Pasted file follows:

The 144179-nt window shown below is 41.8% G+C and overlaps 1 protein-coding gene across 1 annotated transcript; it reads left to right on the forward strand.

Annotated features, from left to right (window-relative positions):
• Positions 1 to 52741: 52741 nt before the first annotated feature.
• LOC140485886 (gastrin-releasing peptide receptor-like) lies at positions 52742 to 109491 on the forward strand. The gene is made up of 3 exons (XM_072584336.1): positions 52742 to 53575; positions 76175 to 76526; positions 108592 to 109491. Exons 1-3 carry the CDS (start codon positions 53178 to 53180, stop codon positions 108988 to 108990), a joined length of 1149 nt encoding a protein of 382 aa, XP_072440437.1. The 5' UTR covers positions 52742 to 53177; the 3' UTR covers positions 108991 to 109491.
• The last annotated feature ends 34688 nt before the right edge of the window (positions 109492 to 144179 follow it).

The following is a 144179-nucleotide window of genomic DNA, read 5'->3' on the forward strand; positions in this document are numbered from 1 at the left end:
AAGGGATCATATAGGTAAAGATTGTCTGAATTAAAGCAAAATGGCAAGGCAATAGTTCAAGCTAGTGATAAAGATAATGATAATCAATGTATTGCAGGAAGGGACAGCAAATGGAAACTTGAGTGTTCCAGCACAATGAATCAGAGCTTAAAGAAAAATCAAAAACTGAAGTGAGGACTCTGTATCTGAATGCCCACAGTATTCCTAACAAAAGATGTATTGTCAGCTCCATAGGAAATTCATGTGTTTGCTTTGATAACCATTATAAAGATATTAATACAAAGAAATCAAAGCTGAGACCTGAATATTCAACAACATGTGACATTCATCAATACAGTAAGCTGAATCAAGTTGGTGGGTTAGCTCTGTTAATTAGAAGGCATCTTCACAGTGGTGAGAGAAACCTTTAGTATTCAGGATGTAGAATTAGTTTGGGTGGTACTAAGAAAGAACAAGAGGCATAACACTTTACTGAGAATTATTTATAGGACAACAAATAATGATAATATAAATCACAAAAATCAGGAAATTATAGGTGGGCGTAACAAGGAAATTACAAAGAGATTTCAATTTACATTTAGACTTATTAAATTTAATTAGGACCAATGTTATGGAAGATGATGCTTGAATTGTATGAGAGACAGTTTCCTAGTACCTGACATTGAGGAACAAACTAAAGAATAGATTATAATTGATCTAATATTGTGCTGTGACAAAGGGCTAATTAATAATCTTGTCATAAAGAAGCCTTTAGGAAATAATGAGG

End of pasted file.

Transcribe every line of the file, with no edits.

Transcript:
The 144179-nt window shown below is 41.8% G+C and overlaps 1 protein-coding gene across 1 annotated transcript; it reads left to right on the forward strand.

Annotated features, from left to right (window-relative positions):
• Positions 1 to 52741: 52741 nt before the first annotated feature.
• LOC140485886 (gastrin-releasing peptide receptor-like) lies at positions 52742 to 109491 on the forward strand. The gene is made up of 3 exons (XM_072584336.1): positions 52742 to 53575; positions 76175 to 76526; positions 108592 to 109491. Exons 1-3 carry the CDS (start codon positions 53178 to 53180, stop codon positions 108988 to 108990), a joined length of 1149 nt encoding a protein of 382 aa, XP_072440437.1. The 5' UTR covers positions 52742 to 53177; the 3' UTR covers positions 108991 to 109491.
• The last annotated feature ends 34688 nt before the right edge of the window (positions 109492 to 144179 follow it).

The following is a 144179-nucleotide window of genomic DNA, read 5'->3' on the forward strand; positions in this document are numbered from 1 at the left end:
AAGGGATCATATAGGTAAAGATTGTCTGAATTAAAGCAAAATGGCAAGGCAATAGTTCAAGCTAGTGATAAAGATAATGATAATCAATGTATTGCAGGAAGGGACAGCAAATGGAAACTTGAGTGTTCCAGCACAATGAATCAGAGCTTAAAGAAAAATCAAAAACTGAAGTGAGGACTCTGTATCTGAATGCCCACAGTATTCCTAACAAAAGATGTATTGTCAGCTCCATAGGAAATTCATGTGTTTGCTTTGATAACCATTATAAAGATATTAATACAAAGAAATCAAAGCTGAGACCTGAATATTCAACAACATGTGACATTCATCAATACAGTAAGCTGAATCAAGTTGGTGGGTTAGCTCTGTTAATTAGAAGGCATCTTCACAGTGGTGAGAGAAACCTTTAGTATTCAGGATGTAGAATTAGTTTGGGTGGTACTAAGAAAGAACAAGAGGCATAACACTTTACTGAGAATTATTTATAGGACAACAAATAATGATAATATAAATCACAAAAATCAGGAAATTATAGGTGGGCGTAACAAGGAAATTACAAAGAGATTTCAATTTACATTTAGACTTATTAAATTTAATTAGGACCAATGTTATGGAAGATGATGCTTGAATTGTATGAGAGACAGTTTCCTAGTACCTGACATTGAGGAACAAACTAAAGAATAGATTATAATTGATCTAATATTGTGCTGTGACAAAGGGCTAATTAATAATCTTGTCATAAAGAAGCCTTTAGGAAATAATGAGG